Make it clear that safety is your top priority. Involve employees in creating a safety committee that is responsible for creating emergency response plans for accidents, including hazardous spills and fire.

 

Avoid workplace injuries, such as falls and back injuries by providing appropriate material handling procedures (including mechanical lifts for heavy items).

 

High Quality Linear Flow Packing Station

High Quality Linear Flow Packing Station

 

Use ergonomic furniture designs with height-adjustable surfaces for your workers (such as packers) that can adjust on the fly to fit different employee heights. 

 

 

TIP 11: Don’t Overlook Solutions Once Considered Outside of Traditional Warehouse Operations

 

Warehouse operations are no longer an island. As warehouse operators wring the last bit of efficiency out of their internal operations, many find that outside factors can have a major positive impact on making things more efficient.

 

Improved communication with your suppliers and your customers is key. If you have advance notice of sales promotions, new product introductions, unexpected demand spikes or supply shortages, you can make smarter decisions when setting the minimum holding stocks necessary to cover lead times.

 

As we alluded to earlier, the largest and most advanced companies (think Walmart or Amazon) take this a step further with complete visibility into their supply chains.

 

It also goes without saying that buying better products from more reliable suppliers can make your warehouse operations more efficient.

 

Don’t be a hostage to open delivery hours. Request advanced shipping notifications from your suppliers and establish predictable appointments on the calendar. This will help you plan for major shipments by clearing space in advance and making sure your warehouse is fully staffed during peak hours.

 

Finally, consider ‘out of the box’ solutions, including third-party (3PL) warehousing and drop shipments from the manufacturer for items that don’t fit into your warehouse profile.

 

 

 

TIP 12: Let ROI Determine Roll-out of Automation Implementations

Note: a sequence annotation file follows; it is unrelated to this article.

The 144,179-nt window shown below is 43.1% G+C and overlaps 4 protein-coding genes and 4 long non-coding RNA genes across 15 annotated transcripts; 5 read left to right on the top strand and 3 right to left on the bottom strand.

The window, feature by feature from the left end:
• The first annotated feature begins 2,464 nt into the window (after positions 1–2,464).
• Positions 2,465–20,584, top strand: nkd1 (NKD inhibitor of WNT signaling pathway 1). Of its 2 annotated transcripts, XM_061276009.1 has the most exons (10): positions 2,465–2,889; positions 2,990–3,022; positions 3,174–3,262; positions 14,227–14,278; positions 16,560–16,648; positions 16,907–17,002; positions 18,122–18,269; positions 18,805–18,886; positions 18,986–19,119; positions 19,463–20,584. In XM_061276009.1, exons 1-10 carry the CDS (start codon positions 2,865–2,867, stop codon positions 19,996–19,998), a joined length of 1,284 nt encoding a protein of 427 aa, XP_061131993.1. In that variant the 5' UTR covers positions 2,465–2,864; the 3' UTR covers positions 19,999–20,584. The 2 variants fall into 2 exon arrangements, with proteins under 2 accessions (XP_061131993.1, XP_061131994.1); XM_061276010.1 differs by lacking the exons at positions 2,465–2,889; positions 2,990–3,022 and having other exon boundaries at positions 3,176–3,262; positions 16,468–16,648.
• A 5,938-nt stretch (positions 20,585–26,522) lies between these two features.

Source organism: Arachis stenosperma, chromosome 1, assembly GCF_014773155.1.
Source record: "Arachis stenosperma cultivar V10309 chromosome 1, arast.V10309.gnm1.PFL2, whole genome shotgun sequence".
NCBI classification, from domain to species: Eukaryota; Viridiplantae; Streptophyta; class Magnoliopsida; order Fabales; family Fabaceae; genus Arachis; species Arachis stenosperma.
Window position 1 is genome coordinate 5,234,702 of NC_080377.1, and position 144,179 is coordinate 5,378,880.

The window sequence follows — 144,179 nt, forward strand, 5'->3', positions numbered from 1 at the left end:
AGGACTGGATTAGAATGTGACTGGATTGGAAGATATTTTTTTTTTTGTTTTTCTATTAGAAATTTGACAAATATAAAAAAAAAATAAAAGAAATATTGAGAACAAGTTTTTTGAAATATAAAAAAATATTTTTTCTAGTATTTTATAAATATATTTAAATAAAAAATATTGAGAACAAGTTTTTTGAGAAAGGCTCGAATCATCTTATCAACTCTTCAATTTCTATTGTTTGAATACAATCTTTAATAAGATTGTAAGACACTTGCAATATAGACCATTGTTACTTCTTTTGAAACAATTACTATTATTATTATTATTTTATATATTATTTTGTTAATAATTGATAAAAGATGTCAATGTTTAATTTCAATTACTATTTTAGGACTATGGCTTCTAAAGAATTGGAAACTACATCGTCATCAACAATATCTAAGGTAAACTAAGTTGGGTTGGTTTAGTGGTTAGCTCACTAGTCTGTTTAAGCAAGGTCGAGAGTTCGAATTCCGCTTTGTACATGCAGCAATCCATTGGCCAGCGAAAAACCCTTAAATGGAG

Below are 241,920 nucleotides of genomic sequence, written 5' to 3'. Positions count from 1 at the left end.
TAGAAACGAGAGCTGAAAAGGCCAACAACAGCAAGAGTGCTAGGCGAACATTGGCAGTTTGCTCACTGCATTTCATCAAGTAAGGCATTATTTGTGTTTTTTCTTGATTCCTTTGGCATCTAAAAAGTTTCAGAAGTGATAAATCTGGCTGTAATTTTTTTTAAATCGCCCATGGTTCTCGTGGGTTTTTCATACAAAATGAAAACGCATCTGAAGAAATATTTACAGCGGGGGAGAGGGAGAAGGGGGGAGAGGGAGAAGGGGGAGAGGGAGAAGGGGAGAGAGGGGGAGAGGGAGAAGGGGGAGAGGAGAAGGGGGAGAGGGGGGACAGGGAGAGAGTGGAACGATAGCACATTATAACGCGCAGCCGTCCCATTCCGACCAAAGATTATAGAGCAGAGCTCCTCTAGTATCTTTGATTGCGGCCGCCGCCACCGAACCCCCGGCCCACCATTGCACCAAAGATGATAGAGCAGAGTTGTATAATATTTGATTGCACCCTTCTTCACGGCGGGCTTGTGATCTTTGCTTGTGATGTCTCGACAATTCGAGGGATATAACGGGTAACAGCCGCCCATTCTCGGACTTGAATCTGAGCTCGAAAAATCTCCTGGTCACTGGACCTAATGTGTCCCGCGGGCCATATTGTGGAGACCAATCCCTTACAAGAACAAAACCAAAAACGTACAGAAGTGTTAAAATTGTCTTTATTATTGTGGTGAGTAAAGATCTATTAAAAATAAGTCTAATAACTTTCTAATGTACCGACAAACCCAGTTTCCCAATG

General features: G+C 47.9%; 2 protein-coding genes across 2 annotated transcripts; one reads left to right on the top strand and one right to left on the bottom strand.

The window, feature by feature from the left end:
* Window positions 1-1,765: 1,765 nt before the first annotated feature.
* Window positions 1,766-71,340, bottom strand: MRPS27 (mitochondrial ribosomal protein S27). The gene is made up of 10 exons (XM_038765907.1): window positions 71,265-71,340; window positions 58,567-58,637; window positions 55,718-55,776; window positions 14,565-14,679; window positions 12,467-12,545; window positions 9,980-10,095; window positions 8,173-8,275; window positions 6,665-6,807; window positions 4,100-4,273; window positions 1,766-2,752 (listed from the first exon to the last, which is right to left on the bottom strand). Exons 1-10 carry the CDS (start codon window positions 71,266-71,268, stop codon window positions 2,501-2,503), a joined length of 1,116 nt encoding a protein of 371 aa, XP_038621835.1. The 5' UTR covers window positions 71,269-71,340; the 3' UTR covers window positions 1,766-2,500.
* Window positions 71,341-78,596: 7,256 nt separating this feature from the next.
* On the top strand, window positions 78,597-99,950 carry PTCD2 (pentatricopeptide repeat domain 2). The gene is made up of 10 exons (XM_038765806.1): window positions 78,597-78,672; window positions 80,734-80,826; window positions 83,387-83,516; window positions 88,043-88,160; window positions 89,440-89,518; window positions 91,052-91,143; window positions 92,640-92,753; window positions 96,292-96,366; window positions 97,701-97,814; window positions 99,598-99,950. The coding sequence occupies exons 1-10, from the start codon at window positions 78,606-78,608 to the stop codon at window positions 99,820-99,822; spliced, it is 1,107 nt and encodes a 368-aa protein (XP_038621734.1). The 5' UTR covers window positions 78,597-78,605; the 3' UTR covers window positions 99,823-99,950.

Automation is coming to your warehouse if it hasn’t already. Amazon is creating an end-to-end supply chain, starting with its consumer-based Alexa personal assistant that can take orders by voice command.

 

What level of automation makes sense for you? The answer lies in analyzing the data collected by your WMS or process mining systems. This historical data, combined with future volume projections, will help you perform the necessary analysis to determine the Return-on-Investment and argue for or against automation.

 

At present, automation solutions tend to work best for highly repeatable tasks; however, as robots become more flexible and trainable, they are increasingly taking on more complex, changeable work. See other Formaspace articles on robots in industrial settings for more information:

 

 

Remember, you don’t need to do a wholesale replace when pursuing an automation strategy — in fact, that’s likely a recipe for disaster. Instead, identify which activities would provide the highest ROI at the lowest risk and start from there.

 

If you have multiple facilities, it might be useful to perform testing at one facility before making changes across the board. This way you can confirm savings by making an apples-to-apples comparison.

 

 

TIP 13: Constant Renewal and Improvement is Not a Once a Year Task

 

Inventory control audits? They are not just an annual thing anymore. Perform these at least every quarter.

 

The same goes for product re-slotting, as we mentioned above. That needs to happen as often as every day for your highest-profit, highest-volume products.

 

The bottom line?

 

You should take the opportunity to measure, analyze, and renew everything about your operations throughout the year.

 

We have done the same here at Formaspace. During our most recent factory and warehousing reorganization, we designated new special order areas, revised access to our raw metal staging areas, and updated the warehouse layout to increase the efficiency of our laminate storage.

 

 

We hope this list of tips will help you optimize your warehouse design, warehouse storage, and warehouse layouts.

 

rapid-plant-assesment-formaspace

 To learn more about how Formaspace can help you with our Rapid Plant Assessment consulting services and our full line of industrial furniture, please fill out the form below, and one of our friendly Design Consultants will be in contact with you today.